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“Indeterminacy” or “quantum indeterminacy” refers to the uncertainty of results when measuring certain pairs of properties of quantum particles. This uncertainty is due to the Heisenberg Uncertainty Principle (HUP). Thus, the HUP is sometimes also called the “Indeterminacy Principle.” Indeterminacy is the phenomenon that the precision of one measurement reduces the precision of the measurement of the other property. See the Heisenberg Uncertainty Principle.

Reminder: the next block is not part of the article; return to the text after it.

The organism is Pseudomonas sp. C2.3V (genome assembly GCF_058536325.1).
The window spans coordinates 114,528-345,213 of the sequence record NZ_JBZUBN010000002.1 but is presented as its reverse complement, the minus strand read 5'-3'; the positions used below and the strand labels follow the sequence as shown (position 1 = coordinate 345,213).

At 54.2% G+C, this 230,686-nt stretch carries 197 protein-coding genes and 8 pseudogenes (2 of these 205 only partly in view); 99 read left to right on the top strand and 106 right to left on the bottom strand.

Note that indeterminacy is different from the non-deterministic aspect of quantum mechanics: Many interpretations of quantum mechanics postulate true randomness. That is, the behavior of individual particles cannot be calculated from prior causes; only the behavior of collections of particles can be calculated, and then, approximately. The behavior of collections of quantum particles is calculated based on probabilities.

In contrast, classical physics, which applies to the everyday world of tables and chairs, is deterministic. That is, in classical physics, the behavior of objects can be calculated based on the application of forces. In classical physics, there is no true randomness.

To reiterate, indeterminacy is not the same as non-deterministic.